Washington PostHarriet Miers In Inherent ContemptFri Jul 20, 2007 15:01
Harriet Miers In Inherent Contempt
Broader Privilege Claimed In Firings
White House Says Hill Can't Pursue Contempt Cases
By Dan Eggen and Amy Goldstein
Washington Post Staff Writers
Friday, July 20, 2007; Page A01
Bush administration officials unveiled a bold new assertion of executive authority yesterday in the dispute over the firing of nine U.S. attorneys, saying that the Justice Department will never be allowed to pursue contempt charges initiated by Congress against White House officials once the president has invoked executive privilege.
The position presents serious legal and political obstacles for congressional Democrats, who have begun laying the groundwork for contempt proceedings against current and former White House officials in order to pry loose information about the dismissals
Admittedly, the feasibility of getting impeachment hearings going in the Congress is low, if not nil. Even if the Democrats were able to rally all their own to support such a measure (and they wouldn't), they'd be unable get enough Republicans on their side to initiate the process. However, given the circumstances, the moment seems propitious to at least bring up the notion of impeachment as a valid constitutional tool. Whether or not you agree with its use, it is inarguable that the public is slowly but gradually beginning to give it serious consideration; this despite the fact that it has been almost universally poo-poohed in the media
ALERT -- ALERT -- ALERT
V. President Cheney To Assume Power
Cheney's list of sins is as long as any Republican's transgressions. As CEO of Dallas-based Halliburton Co. from 1995 until 2000, Cheney did little about cleaning up asbestos in his buildings, leading to multimillion-dollar legal judgments against Halliburton. He presided over several rounds of job cuts, including about 11,000 workers in 1999, a year that Halliburton showed a $438 million profit. Since those layoffs, Halliburton's profits rose to $501 million in 2000 and $809 million in 2001.
Halliburton also raked in big bucks from dubious deals with Iraq under Cheney's tenure, according to the Washington Post and other sources. From 1997 through 2000, Cheney's Halliburton sold $73 million worth of oil equipment and services to Iraq through subsidiaries Dresser-Rand and Ingersoll Dresser Pump Co. to help rebuild Iraq's Gulf War-damaged infrastructure. That was more business than any other U.S. company, and Cheney later lied about his Iraqi connection to media types like Sam Donaldson. Talk about corporate hypocrisy. Companies like Halliburton could make big profits on such oil deals, but human rights groups could not ship life-saving medicine to Iraqi children because of UN sanctions. And now, Cheney the Major League Hypocrite is standing in line to nuke Hussein after he profited - big time - from Iraq. Halliburton also did business with dictatorships that have committed human rights abuses, such as in Burma, Libya and Iran. In fact, Houston-based Kellogg Brown & Root, a Halliburton subsidiary, was fined $3.8 million for exporting U.S. goods to Libya in violation of U.S. sanctions. Cheney did nothing to stop such fraud.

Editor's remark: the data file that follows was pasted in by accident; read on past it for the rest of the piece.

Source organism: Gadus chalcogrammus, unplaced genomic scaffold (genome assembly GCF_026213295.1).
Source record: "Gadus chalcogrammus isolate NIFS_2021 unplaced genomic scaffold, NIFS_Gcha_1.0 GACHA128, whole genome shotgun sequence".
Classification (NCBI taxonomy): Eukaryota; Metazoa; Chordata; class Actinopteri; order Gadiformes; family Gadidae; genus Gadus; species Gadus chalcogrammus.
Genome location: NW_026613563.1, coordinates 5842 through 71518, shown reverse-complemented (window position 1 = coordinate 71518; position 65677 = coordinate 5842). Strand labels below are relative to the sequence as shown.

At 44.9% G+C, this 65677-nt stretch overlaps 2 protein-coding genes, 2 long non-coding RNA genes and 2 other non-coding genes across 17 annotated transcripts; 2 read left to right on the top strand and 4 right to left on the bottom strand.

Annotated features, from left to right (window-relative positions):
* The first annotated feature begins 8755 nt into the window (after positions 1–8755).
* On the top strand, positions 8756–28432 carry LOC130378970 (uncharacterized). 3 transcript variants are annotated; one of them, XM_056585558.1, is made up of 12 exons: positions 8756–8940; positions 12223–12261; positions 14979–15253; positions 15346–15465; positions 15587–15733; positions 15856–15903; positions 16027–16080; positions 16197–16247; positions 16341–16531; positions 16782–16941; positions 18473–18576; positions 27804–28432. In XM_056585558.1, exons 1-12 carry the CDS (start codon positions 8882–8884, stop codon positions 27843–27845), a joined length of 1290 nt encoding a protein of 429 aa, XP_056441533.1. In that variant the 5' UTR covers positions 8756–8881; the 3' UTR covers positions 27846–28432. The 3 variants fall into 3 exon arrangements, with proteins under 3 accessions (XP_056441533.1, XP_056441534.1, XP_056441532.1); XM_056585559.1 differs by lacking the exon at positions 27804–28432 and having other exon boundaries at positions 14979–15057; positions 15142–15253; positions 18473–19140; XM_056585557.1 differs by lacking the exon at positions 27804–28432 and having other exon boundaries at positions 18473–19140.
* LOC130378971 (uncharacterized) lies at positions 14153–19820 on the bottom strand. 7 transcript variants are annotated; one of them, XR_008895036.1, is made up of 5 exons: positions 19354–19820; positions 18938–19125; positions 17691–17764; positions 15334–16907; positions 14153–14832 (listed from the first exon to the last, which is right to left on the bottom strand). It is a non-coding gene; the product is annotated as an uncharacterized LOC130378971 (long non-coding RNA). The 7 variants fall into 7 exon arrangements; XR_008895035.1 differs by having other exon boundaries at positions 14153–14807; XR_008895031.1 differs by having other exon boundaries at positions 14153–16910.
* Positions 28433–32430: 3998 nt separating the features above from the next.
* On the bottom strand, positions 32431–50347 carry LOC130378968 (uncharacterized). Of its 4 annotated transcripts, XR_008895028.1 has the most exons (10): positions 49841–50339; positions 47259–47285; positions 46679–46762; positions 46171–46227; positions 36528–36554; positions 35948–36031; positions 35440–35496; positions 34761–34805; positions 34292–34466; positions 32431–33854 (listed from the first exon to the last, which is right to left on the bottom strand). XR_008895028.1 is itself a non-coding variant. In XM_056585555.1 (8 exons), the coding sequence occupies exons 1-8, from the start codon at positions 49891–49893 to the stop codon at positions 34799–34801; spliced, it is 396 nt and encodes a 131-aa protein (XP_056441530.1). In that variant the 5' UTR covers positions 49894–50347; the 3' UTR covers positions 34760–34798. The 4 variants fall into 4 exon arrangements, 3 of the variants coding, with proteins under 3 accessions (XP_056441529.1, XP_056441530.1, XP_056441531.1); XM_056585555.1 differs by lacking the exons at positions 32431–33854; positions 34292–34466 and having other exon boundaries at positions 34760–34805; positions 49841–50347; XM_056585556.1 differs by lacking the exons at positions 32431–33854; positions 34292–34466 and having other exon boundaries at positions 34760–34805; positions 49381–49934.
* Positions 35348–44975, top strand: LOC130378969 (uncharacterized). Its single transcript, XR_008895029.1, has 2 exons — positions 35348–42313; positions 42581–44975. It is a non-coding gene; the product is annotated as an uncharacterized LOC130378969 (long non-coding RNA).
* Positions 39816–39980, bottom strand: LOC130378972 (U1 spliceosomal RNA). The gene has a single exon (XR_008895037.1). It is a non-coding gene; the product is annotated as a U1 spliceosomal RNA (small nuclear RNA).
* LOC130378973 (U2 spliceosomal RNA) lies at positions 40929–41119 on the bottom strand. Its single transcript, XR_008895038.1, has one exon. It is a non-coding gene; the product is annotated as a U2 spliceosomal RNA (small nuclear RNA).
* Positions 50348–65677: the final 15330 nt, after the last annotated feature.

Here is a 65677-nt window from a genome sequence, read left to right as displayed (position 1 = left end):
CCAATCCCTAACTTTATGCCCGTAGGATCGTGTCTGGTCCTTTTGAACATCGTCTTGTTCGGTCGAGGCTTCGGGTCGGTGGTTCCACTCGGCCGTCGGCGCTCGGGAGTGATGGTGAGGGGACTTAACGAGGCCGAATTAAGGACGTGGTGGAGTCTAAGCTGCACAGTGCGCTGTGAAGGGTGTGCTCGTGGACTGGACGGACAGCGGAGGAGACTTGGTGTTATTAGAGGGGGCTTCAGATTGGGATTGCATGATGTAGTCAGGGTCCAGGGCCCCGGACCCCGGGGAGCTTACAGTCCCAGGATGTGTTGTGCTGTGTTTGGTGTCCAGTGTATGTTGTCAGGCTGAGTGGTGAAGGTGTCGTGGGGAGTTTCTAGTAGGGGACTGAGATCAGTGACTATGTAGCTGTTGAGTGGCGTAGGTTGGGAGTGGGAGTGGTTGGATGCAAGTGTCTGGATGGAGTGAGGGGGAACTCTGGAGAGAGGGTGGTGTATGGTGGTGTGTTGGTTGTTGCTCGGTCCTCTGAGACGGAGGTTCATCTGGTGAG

Brown & Root also had to pay a hefty fine after being accused of defrauding the U.S. military by submitting false claims for delivery orders between 1994 and 1998. Again, Cheney did nothing to stop such fraud. Halliburton was a corporate welfare hog under Cheney, obtaining at least $3.8 billion in federal contracts and taxpayer-insured loans, according to the Center for Public Integrity. All the while, Cheney blasted welfare mothers.
Then there is Halliburton's Enron-like accounting scheme under Cheney's watch. The dishonest accounting policies, adopted in 1998, were obviously designed to make it appear that Halliburton had more revenues than the firm actually did. Specifically, Halliburton labeled unresolved claims against some clients as revenue, even though the money was still disputed, including $234 million in 2001 and $89 million in 1998. And who was Halliburton's accountant? Andersen, of course- the same firm embroiled with Enron. Cheney was even featured in an Andersen video, saying "I get good advice, if you will, from their people based upon how we're doing business and how we're operating - over and above just the sort of normal by-the-books auditing arrangement." Sounds like a confession to me. Even with such phony accounting, Halliburton's stock nose-dived below $10 in early 2002 after being as high as $49 last year. The stock has since gone up slightly. The SEC is investigating, but do you really expect anything to come of that?
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